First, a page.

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Uber and Lyft Drivers Struggling to Survive Due to Skyrocketing Gas Prices

Published: March 15, 2022
An Uber logo is seen on a sign outside the company's headquarters location as people protest nearby in San Francisco, California on May 8, 2019. (Image: JOSH EDELSON/AFP via Getty Images)

Workers driving for ride-hailing platforms Uber and Lyft say they are struggling to survive amidst record high gas prices prompting some to say they are going to quit entirely. 

Gas prices have soared to record highs with many pointing the finger at Russia’s aggression in Ukraine despite prices having started their upward trend prior to Putin’s invasion. 

As of Monday, a gallon of regular grade gasoline cost $4.33, up from $3.49 the previous month and significantly up from the same time last year when a gallon of gas only cost $2.86, according to AAA data.  

Rideshare drivers are responsible for their own maintenance, insurance and fuel costs so rising fuel prices are wiping out large portions of their paychecks. 

On a Reddit forum, dedicated to discussing experiences by both riders and drivers of the popular ride hailing platforms, one Lyft driver wrote, “Lyft must be crazy if they think imma drive,” while another said, “I was out last night and it went okay till I had to pump gas and noticed I barely broke even. Lyft is a joke.”

Another declared, “Nope, I’m done.”

Lyft and Uber add fuel surcharge for riders

In response to surging fuel prices both Uber and Lyft have announced that they will be temporarily applying a fuel surcharge for all rides on their platforms. 

The tech companies say that 100 percent of the fees will go to drivers.

Riders with Uber can expect to pay a fee of $0.45 to $0.55 per trip while UberEats deliveries will include a charge of $0.35 or $0.45 on each order, depending on their location. Lyft announced on Monday that the company will be following suit and will be adding their own fuel surcharge however stopped short of providing more detail. Both companies said the temporary surcharges will be applied to all rides for at least the next two months.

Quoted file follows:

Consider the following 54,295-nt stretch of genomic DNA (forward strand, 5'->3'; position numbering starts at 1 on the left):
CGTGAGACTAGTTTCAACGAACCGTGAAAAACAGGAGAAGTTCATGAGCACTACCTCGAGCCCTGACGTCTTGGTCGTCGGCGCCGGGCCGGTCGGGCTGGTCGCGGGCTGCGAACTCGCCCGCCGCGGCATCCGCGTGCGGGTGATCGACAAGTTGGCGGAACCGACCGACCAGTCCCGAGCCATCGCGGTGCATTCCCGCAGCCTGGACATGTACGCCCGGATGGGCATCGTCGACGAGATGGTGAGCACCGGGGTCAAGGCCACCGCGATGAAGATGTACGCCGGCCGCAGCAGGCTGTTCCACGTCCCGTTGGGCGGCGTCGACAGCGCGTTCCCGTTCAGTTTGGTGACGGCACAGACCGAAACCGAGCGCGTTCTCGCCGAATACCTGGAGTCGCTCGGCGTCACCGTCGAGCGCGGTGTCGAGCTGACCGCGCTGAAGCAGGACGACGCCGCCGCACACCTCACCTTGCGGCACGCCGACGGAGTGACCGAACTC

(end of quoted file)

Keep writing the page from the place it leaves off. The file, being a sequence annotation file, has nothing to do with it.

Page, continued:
In a statement to its drivers Uber explained the new surcharge as such, “This means that if you complete 40 rides in a week, you’ll get an extra $22.00 that week. Similarly, if you complete 40 deliveries in a week, you’ll get an extra $18.00 that week.”

The announcement prompted one Uber driver to post, “Spent $40 for half a tank today. That $22 sure sounds … pathetic.”

Another driver commented, “But the surcharge isn’t meant to cover the entire cost of gas, it’s meant to cover the increased cost of gas. I fill up my tank after every 50 rides or so, and I’m paying an extra $10-20 per fill up. At $.50 per ride, I make an extra $25, which more than makes up the difference,” adding that “Obviously, other peoples’ cars have different mileages or they take longer or shorter trips on average, but for me personally, I’m coming out a bit ahead. At least until prices go up even more.”

CJ Macklin, a spokesperson for Lyft, said in a statement that the company has been “closely monitoring” the surging gas prices and its impact on drivers.

“Driver earnings overall remain elevated compared to last year, but given the rapid rise in gas prices we’ll be asking riders to pay a temporary fuel surcharge, all of which will go to drivers,” Macklin said.